Mia Vavaroutsos is currently a sophomore studying Spanish and English. In her free time, she enjoys baking (her current favorite thing to bake is a triple chocolate brownie) and watching movies with friends.
As a student with a disability, entering college is both difficult and intimidating; between struggling to find a new support system, figuring out a new routine, and navigating the various accommodations one might need, balancing a challenging academic avenue on top of it all seems impossible. This was exactly how I felt upon entering my freshman year; having an anxiety disorder myself, one can imagine that as my move-in date grew closer, the stress of this new beginning felt like a terrifying monster that I would have to face alone. However, I soon learned that the University of Illinois makes it so no one has to face things alone.
At the suggestion of my parents and my sister, I decided to register with Disability Resources & Educational Services (DRES) on campus. Even the prospect of registering with DRES was intimidating to me, but upon meeting my advisor, Dr. Teresa Davenport, much of my anxiety was put at ease. Teresa and I worked together to create a letter of accommodations, which outlined a plan of action in case I suffered a severe anxiety episode, and I review this letter with Teresa each academic year to make sure that it still best suits my needs.
Despite having my letter in place, I was still stressed about discussing my accommodations with my professors – I was worried that they would be rude, or treat me differently than my peers, as if I needed to be handled “delicately”. Upon having those conversations, however, I was pleasantly surprised! Each and every one of my LAS professors has been beyond kind, and many have made efforts to reach out to me before assigning any projects or exams that I might need accommodations for. Beyond that, my advisors within LAS, Anna Ivy (English) and Brady Hughes (Spanish), have been extremely supportive. During my meetings with them, they always take care to ask how I’m doing, make sure that my accommodations are still working for me, and help me create course schedules that best suit my routine.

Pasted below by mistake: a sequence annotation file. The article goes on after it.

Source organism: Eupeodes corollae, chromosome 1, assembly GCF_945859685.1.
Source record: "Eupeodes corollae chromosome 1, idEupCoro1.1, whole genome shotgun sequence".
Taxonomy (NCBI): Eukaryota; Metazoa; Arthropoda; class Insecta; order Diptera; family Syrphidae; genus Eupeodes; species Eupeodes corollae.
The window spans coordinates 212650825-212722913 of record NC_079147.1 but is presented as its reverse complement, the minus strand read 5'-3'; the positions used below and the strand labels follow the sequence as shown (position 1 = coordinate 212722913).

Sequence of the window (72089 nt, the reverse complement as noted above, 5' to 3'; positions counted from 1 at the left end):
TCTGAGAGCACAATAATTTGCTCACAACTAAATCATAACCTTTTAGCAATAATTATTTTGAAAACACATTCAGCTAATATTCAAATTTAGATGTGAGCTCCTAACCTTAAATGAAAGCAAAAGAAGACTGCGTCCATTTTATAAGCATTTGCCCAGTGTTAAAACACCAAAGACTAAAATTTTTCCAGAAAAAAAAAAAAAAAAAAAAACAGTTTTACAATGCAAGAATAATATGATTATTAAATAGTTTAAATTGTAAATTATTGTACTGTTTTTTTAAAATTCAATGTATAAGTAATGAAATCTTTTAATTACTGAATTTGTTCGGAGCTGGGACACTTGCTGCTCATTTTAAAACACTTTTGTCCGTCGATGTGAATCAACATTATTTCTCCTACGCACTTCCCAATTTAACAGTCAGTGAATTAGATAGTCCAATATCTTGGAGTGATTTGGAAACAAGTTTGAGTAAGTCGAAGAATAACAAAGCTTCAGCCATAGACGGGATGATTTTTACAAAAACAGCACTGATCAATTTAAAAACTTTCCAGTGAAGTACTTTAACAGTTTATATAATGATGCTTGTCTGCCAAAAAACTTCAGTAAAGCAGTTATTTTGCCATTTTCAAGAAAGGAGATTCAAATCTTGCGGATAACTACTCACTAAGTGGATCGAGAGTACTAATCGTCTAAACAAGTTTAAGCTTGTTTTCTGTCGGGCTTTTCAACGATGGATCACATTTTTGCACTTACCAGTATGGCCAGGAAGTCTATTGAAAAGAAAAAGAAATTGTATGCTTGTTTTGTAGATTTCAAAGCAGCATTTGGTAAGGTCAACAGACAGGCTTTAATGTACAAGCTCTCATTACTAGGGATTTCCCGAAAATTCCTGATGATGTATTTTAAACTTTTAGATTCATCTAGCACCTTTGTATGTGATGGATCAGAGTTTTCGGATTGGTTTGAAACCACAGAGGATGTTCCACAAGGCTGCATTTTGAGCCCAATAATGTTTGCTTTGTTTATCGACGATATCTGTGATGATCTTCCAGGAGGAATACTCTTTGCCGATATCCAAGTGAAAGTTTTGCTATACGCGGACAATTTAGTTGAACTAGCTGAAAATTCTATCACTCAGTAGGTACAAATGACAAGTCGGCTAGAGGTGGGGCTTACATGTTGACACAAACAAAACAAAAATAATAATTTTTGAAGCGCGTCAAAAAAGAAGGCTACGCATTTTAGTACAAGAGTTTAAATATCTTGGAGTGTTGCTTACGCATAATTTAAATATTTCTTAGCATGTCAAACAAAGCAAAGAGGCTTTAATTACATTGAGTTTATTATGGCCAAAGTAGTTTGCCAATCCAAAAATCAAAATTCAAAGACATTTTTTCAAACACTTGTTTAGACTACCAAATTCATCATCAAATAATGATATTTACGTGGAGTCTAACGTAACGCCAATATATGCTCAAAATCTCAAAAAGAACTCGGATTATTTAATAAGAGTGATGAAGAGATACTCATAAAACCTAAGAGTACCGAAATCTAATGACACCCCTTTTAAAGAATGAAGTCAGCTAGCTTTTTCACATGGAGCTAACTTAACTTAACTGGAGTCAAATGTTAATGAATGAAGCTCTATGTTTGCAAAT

Not only do my LAS advisors assist in making sure that I don’t create a schedule that will exasperate my anxiety, but they also provide advice as to which professors might be a good fit for me; now that I am a sophomore, I have taken classes with professors that have a variety of teaching methods. This allows me to work with my advisors so that when I choose courses, I can select sections taught by professors with teaching methods that most closely align with my learning style.
Coming to UIUC, I never expected to have so much support with my disability, especially since mental illness is often not always recognized as a disability. Being enrolled in both the College of LAS and DRES, however, I have felt more academic and emotional support than I ever thought I would. I am extremely grateful for how wonderful the staff at UIUC has been as I continue my academic career!